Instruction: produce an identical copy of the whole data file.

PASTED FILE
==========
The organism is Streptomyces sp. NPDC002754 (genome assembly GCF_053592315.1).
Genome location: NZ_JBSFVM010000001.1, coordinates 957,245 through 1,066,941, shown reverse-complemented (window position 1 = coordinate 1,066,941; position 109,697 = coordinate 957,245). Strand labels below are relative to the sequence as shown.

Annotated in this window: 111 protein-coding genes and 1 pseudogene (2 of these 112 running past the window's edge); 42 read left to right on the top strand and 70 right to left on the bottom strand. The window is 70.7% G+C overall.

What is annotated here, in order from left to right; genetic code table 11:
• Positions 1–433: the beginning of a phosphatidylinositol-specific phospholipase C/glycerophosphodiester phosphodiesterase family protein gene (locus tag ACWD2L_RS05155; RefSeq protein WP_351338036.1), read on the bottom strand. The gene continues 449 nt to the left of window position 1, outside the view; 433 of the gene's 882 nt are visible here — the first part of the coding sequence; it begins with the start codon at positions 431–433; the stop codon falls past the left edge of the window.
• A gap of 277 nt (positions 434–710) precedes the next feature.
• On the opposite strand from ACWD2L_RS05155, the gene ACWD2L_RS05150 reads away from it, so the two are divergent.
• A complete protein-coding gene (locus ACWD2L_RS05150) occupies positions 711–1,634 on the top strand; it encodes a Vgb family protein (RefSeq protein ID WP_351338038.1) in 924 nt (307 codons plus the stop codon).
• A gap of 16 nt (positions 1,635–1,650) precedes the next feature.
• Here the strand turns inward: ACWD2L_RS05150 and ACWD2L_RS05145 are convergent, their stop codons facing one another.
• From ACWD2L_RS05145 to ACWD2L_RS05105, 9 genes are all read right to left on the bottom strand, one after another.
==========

The organism is Streptomyces sp. NPDC002754 (genome assembly GCF_053592315.1).
Genome location: NZ_JBSFVM010000001.1, coordinates 957,245 through 1,066,941, shown reverse-complemented (window position 1 = coordinate 1,066,941; position 109,697 = coordinate 957,245). Strand labels below are relative to the sequence as shown.

Annotated in this window: 111 protein-coding genes and 1 pseudogene (2 of these 112 running past the window's edge); 42 read left to right on the top strand and 70 right to left on the bottom strand. The window is 70.7% G+C overall.

What is annotated here, in order from left to right; genetic code table 11:
• Positions 1–433: the beginning of a phosphatidylinositol-specific phospholipase C/glycerophosphodiester phosphodiesterase family protein gene (locus tag ACWD2L_RS05155; RefSeq protein WP_351338036.1), read on the bottom strand. The gene continues 449 nt to the left of window position 1, outside the view; 433 of the gene's 882 nt are visible here — the first part of the coding sequence; it begins with the start codon at positions 431–433; the stop codon falls past the left edge of the window.
• A gap of 277 nt (positions 434–710) precedes the next feature.
• On the opposite strand from ACWD2L_RS05155, the gene ACWD2L_RS05150 reads away from it, so the two are divergent.
• A complete protein-coding gene (locus ACWD2L_RS05150) occupies positions 711–1,634 on the top strand; it encodes a Vgb family protein (RefSeq protein ID WP_351338038.1) in 924 nt (307 codons plus the stop codon).
• A gap of 16 nt (positions 1,635–1,650) precedes the next feature.
• Here the strand turns inward: ACWD2L_RS05150 and ACWD2L_RS05145 are convergent, their stop codons facing one another.
• From ACWD2L_RS05145 to ACWD2L_RS05105, 9 genes are all read right to left on the bottom strand, one after another.